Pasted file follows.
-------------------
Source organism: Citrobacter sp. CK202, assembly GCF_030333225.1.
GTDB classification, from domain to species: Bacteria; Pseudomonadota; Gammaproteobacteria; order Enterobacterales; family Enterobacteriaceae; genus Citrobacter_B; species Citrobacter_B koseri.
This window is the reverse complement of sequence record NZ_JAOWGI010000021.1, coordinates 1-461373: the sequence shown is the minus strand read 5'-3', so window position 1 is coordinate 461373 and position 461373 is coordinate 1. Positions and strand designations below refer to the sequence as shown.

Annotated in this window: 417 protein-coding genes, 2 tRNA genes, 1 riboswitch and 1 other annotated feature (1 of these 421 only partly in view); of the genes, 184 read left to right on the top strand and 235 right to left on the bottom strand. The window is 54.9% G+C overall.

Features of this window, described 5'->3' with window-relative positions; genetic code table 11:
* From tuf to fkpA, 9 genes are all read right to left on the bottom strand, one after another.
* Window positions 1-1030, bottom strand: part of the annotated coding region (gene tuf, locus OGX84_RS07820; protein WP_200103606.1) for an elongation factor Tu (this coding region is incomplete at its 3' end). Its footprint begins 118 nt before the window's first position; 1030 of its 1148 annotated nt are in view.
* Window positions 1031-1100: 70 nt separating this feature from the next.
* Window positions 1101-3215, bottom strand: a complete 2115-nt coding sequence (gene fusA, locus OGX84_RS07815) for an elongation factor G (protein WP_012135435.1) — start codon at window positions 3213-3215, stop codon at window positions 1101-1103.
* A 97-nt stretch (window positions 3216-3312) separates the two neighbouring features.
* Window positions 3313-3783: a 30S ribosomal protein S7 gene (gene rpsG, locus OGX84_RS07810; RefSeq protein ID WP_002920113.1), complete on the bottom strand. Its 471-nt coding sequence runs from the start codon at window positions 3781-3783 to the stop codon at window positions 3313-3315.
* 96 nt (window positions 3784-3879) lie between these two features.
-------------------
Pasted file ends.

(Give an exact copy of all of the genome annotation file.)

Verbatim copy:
Source organism: Citrobacter sp. CK202, assembly GCF_030333225.1.
GTDB classification, from domain to species: Bacteria; Pseudomonadota; Gammaproteobacteria; order Enterobacterales; family Enterobacteriaceae; genus Citrobacter_B; species Citrobacter_B koseri.
This window is the reverse complement of sequence record NZ_JAOWGI010000021.1, coordinates 1-461373: the sequence shown is the minus strand read 5'-3', so window position 1 is coordinate 461373 and position 461373 is coordinate 1. Positions and strand designations below refer to the sequence as shown.

Annotated in this window: 417 protein-coding genes, 2 tRNA genes, 1 riboswitch and 1 other annotated feature (1 of these 421 only partly in view); of the genes, 184 read left to right on the top strand and 235 right to left on the bottom strand. The window is 54.9% G+C overall.

Features of this window, described 5'->3' with window-relative positions; genetic code table 11:
* From tuf to fkpA, 9 genes are all read right to left on the bottom strand, one after another.
* Window positions 1-1030, bottom strand: part of the annotated coding region (gene tuf, locus OGX84_RS07820; protein WP_200103606.1) for an elongation factor Tu (this coding region is incomplete at its 3' end). Its footprint begins 118 nt before the window's first position; 1030 of its 1148 annotated nt are in view.
* Window positions 1031-1100: 70 nt separating this feature from the next.
* Window positions 1101-3215, bottom strand: a complete 2115-nt coding sequence (gene fusA, locus OGX84_RS07815) for an elongation factor G (protein WP_012135435.1) — start codon at window positions 3213-3215, stop codon at window positions 1101-1103.
* A 97-nt stretch (window positions 3216-3312) separates the two neighbouring features.
* Window positions 3313-3783: a 30S ribosomal protein S7 gene (gene rpsG, locus OGX84_RS07810; RefSeq protein ID WP_002920113.1), complete on the bottom strand. Its 471-nt coding sequence runs from the start codon at window positions 3781-3783 to the stop codon at window positions 3313-3315.
* 96 nt (window positions 3784-3879) lie between these two features.